State Rep. Steve Clouse: Prison reform, CHIP top issues for general fund; ‘Not this year’ on Medicaid expansion
The next general session of the Alabama legislature will not convene in Montgomery for another four and a half months. However, very significant challenges lie ahead for the members when they meet in 2020.
House General Fund budget committee chairman Rep. Steve Clouse (R-Ozark) discussed those challenges Tuesday during an appearance on Huntsville radio’s WVNN.
Clouse said prisons would likely top the list for the legislature. However, determining what that will be is on hold he said until Gov. Kay Ivey’s administration offers a plan.
“The prison situation will be front and center here,” Clouse said on “The Jeff Poor Show” during an on-location broadcast from Dothan. “We’re still basically waiting on the governor’s office, the administration to present a plan. They have got a couple of companies that are working on different alternatives for us – a lease-build type situation, and possibly going in and passing a bond issue ourselves that would have to come through the legislature.”
“I don’t know exactly where that’s going to go right now,” he added. “We’ll just have to look at the numbers when they come out.”
Clouse also cited the Children’s Health Insurance Program (CHIP), which will soon require state governments picking up more and more of the cost, which will be upwards of an additional $70 million price tag in the coming year.
“One of the issues that we had last year was getting members in the legislature aware of the Children’s Health Insurance Program, and the demands are going to be placed more and more on the states,” he said. “That is the last 20 years since the program has been in existence, basically the federal government has been picking up the whole tab on that. Over the last four or five years, it has been under a one-year authorization, and you know, not knowing if it was going to be reauthorized or not — and even if it was, not knowing how much the feds were going to pick up. At the last minute, they’ve always picked it up, you know.”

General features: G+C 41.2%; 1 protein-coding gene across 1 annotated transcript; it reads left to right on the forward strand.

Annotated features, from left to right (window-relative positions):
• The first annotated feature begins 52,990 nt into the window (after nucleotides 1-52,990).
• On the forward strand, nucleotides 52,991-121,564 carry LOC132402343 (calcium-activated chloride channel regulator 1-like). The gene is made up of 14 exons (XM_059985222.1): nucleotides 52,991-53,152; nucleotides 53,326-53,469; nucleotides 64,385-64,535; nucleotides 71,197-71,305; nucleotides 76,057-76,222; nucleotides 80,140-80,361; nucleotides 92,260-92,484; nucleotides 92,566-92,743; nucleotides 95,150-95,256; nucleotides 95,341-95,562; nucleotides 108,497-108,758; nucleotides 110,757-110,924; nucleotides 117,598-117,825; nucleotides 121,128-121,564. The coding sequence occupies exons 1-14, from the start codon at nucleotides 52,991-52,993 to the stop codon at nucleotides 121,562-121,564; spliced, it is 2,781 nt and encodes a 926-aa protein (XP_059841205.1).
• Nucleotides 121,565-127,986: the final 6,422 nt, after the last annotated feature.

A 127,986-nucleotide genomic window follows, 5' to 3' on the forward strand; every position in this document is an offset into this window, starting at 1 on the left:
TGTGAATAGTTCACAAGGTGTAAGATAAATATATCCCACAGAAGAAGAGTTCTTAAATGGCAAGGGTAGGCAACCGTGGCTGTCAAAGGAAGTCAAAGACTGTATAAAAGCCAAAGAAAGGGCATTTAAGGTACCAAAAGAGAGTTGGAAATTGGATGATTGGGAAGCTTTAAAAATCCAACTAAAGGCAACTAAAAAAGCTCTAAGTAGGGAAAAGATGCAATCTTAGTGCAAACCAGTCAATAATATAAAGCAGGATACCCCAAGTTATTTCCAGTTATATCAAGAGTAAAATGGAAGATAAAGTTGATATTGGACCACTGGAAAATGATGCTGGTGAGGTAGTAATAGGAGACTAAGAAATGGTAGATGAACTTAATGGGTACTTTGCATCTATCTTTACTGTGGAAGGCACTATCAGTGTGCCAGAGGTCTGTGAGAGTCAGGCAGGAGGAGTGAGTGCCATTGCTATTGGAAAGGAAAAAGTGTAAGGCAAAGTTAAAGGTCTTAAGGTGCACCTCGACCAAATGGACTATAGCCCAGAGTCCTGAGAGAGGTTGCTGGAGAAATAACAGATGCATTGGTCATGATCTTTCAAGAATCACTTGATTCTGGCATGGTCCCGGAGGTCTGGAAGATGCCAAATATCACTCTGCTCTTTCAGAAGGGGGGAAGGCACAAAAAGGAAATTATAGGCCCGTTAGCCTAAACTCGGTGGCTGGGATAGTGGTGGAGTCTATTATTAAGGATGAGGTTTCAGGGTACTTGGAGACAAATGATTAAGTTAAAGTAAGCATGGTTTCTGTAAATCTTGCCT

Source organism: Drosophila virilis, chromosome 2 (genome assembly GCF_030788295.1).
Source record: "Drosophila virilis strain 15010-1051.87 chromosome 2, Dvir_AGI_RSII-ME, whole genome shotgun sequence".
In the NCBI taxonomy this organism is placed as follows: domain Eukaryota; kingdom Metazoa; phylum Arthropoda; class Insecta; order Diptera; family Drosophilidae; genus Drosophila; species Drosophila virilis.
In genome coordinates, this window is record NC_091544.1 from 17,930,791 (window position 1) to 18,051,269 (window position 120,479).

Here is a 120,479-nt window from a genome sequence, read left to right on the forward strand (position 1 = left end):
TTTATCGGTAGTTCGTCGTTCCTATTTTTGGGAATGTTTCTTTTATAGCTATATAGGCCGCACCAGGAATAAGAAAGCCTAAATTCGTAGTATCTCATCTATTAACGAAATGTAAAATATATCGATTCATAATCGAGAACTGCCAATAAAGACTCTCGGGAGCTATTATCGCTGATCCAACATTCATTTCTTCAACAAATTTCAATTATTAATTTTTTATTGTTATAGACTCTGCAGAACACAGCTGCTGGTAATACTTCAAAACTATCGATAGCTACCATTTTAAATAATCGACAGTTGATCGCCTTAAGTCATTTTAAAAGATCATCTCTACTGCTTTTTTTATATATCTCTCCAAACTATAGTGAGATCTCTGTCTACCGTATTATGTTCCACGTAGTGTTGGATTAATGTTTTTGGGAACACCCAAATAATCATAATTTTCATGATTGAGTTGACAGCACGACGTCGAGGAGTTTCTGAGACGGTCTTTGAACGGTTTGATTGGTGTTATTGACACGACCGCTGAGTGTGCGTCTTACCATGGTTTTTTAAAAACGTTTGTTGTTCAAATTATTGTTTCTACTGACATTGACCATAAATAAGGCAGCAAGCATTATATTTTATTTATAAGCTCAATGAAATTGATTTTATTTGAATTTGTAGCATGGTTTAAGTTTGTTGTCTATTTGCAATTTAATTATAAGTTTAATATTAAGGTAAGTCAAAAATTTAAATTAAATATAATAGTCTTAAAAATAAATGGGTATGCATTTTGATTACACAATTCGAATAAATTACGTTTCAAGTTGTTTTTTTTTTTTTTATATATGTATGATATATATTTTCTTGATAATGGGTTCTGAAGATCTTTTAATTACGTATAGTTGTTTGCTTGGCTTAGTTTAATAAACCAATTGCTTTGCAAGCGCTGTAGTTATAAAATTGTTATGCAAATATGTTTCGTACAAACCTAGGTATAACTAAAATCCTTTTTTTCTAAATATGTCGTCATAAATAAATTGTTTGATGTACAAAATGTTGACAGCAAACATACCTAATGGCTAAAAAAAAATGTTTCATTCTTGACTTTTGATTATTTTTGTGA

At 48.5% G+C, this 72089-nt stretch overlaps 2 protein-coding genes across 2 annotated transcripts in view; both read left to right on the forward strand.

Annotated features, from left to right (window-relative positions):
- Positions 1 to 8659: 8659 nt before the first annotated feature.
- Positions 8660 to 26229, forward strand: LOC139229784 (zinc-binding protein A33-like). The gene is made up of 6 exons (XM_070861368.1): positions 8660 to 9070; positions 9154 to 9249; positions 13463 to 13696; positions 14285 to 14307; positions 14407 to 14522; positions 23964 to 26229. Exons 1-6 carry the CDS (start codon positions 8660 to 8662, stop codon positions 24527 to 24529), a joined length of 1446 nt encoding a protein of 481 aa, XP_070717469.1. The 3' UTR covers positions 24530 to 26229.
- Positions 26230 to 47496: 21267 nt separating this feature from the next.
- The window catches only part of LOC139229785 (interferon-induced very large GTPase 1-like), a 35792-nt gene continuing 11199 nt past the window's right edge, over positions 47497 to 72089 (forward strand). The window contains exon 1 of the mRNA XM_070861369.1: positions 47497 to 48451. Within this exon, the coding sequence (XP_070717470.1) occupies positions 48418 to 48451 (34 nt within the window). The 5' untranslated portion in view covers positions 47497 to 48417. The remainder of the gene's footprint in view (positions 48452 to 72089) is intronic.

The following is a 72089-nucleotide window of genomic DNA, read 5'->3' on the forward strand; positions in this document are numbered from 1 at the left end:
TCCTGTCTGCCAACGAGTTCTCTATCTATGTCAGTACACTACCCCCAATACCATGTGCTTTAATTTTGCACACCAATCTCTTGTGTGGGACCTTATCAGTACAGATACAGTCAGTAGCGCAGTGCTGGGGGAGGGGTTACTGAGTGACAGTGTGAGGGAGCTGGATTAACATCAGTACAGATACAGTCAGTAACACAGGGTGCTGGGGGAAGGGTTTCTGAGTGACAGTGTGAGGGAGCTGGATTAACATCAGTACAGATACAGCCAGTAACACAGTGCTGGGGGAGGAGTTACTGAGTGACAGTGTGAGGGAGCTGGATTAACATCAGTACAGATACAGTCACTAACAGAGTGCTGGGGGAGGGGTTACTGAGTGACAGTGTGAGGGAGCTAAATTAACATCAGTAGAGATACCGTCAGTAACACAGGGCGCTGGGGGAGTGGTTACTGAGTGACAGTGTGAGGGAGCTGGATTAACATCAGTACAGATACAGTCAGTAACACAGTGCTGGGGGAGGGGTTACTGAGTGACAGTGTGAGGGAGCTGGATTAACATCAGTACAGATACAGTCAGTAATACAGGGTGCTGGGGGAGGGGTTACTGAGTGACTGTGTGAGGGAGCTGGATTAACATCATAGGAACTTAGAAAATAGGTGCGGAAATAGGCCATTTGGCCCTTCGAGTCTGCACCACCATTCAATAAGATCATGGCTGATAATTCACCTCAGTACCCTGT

“Of course, it is what led to last year – January of last year, when the federal government shut down the first time for four or five days – that was the impetus that brought everybody together to get the government back going again past continuing resolution in Washington to make sure CHIP got reauthorized,” Clouse continued. “Of course, they picked up the full tab last year and are doing it this year right now. But, starting October 1 with the new budget, we’ll have to pick up about $35 million of that cost, which we’re going to be able to do. And then next year, the full amount is going to be kicking in on us. That’s going to be about an additional $70 million.”
As for the possibility of Medicaid expansion, a policy favored by many of the state’s elected Democrats, Clouse said he did not think it would come this year and said a determination on that would happen when what direction national health care policy was going to take after the 2020 elections.
“I don’t think so right now – not this year,” Clouse said. “I think it’s going to be an issue, another national issue in the presidential race. It will probably come up a lot in our U.S. Senate race, and our congressional races about the national health care situation and whether or not we’re going to continue Obamacare. And if we do, what’s going to be the guidelines going forward.”